Saturday, April 11, 2009

The passing of a culture

Today I read the end of 2 Kings (23-25) and the first three chapters of 1 Chronicles (1-3).

I "know" just enough Hebrew to enable me to use the standard tools . . .
Look up a verse in the Blue Letter Bible, then click on the "C"
and you'll see all kinds of lexical aids, including hotlinks to Strong's Concordance . . . and more:
. . . and also to be curious about the meanings of such things as some of the names we run across.

That's why I took the time to check Eliakim and Jehoiakim in 2 Kings 23:34 where we read that "Pharaoh Neco made Eliakim the son of Josiah king in the place of Josiah his father, and changed his name to Jehoiakim." What do those names mean?

I knew Eli-akim or El-yakim had to be "My God akim" [Eli-akim] (whatever akim might mean) or "God yakim" [El-yakim] (again, whatever yakim might mean; El means "God").

And Jeho-i-akim (or, more likely, Jeho-yakim) had to be something about "Yahweh (or Jehovah) ________akim or yakim." But what does akim or yakim mean?

I looked up the names.

Eliakim--pronounced El-yah-KEEM; ah! Correct pronunciation leads to correct split: El-yakim--means "God raises" or "God sets up." And, as one might then expect, Jehoiakim--pronounced Yeh-ho-yah-KEEM--means "Jehovah (or Yahweh) raises up."

Once I recognized that, however, it raised a question in my mind: Why would Pharaoh Neco want to change Eliakim's name to Jehoiakim? --Could it be an attempt at ironic mockery: "Jehovah set you up as king! (Ha-ha-ha-ha!) No, I, Pharaoh Neco, established you as king over against your vaunted 'Jehovah.' --And don't you forget it!"? (That was the best I could come up with.)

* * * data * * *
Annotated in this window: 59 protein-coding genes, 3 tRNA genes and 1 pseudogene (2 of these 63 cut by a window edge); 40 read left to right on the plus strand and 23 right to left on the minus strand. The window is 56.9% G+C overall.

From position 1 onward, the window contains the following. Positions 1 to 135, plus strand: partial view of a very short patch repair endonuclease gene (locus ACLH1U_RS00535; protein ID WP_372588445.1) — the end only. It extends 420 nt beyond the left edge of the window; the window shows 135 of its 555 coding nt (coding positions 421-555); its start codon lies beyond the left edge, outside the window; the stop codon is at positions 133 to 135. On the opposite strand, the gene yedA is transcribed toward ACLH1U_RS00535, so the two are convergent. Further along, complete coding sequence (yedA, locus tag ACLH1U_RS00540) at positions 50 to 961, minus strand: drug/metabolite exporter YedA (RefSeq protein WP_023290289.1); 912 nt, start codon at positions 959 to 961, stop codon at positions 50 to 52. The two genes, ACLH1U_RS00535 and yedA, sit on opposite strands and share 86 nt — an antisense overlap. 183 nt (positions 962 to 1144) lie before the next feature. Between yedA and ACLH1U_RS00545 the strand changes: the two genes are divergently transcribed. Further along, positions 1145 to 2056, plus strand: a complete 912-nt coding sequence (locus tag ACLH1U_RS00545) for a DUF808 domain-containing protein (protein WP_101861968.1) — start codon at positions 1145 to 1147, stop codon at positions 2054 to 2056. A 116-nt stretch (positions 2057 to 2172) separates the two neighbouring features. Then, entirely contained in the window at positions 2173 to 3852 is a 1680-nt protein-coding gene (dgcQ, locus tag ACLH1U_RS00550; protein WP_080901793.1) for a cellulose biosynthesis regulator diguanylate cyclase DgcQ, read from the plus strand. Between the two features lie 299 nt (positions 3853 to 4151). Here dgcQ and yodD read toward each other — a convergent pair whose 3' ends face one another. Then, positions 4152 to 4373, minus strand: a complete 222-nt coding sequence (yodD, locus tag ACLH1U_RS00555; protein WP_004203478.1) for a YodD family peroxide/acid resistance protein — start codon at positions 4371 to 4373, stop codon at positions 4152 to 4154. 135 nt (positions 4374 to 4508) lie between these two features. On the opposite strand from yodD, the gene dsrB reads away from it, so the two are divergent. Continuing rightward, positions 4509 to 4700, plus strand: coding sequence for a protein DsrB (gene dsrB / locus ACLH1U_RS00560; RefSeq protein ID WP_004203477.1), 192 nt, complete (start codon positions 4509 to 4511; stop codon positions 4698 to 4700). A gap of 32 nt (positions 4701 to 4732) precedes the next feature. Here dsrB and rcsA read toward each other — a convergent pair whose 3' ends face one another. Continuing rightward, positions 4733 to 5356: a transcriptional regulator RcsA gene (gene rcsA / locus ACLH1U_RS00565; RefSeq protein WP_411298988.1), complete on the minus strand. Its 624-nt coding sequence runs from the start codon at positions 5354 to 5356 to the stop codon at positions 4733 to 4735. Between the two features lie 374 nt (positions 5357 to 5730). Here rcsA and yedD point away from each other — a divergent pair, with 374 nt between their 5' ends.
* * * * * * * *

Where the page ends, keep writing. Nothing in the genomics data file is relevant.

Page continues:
You can imagine, after doing this kind of study every now and then, one begins to pay attention to the names and the name forms. If you haven't happened to pay attention, let me point out how common the name forms are that begin with El- or Yeh- or Jeh- and/or that end in -iah. --All related to "God" or "YHWH"/"Jehovah."

So I finished 2 Kings and got over to 1 Chronicles where I got the genealogies going back to Adam and Eve, and, suddenly, it was very obvious I was/we are dealing with a very different culture. None of the names included any of those "El" or "YHWH"/Jehovah pre- or postfixes. Yahweh/Jehovah isn't named.

It got me thinking about how the American culture is shifting. You can see it in "our" names.

It wasn't that long ago, the vast majority of names in the United States were "Christian" or "biblical" . . . or exhibited an affinity for or aspirations toward some kind of biblical relations.

But today?

The biblical books of Kings, of course, focus on the names of the civil leaders in Israel and Judah. I got thinking about the head of government in the United States today. Whether or not he identifies himself as Christian, it struck me that Barack Obama is the first U.S. president whose name [Barack = "Blessed" in Arabic] comes from a cultural stream whose names do not reflect Christian or Biblical roots.

Is that, itself, also a sign of a cultural shift?

Are future American presidents/rulers going to feature Islamic/Qur'anic rather than Christian/biblical roots?

Speaking for myself, may I say that, if I had to choose, I would prefer a Christian over a Q'uranic law system!
NOTE: Despite the Arabic roots for his name, the Luo people, from whom Mr. Obama comes, are, today, 97% Protestant Christian by affinity.

Just before I posted, I happened to note this interesting commentary by Eric Schansberg on a similar (but differently-focused) front.
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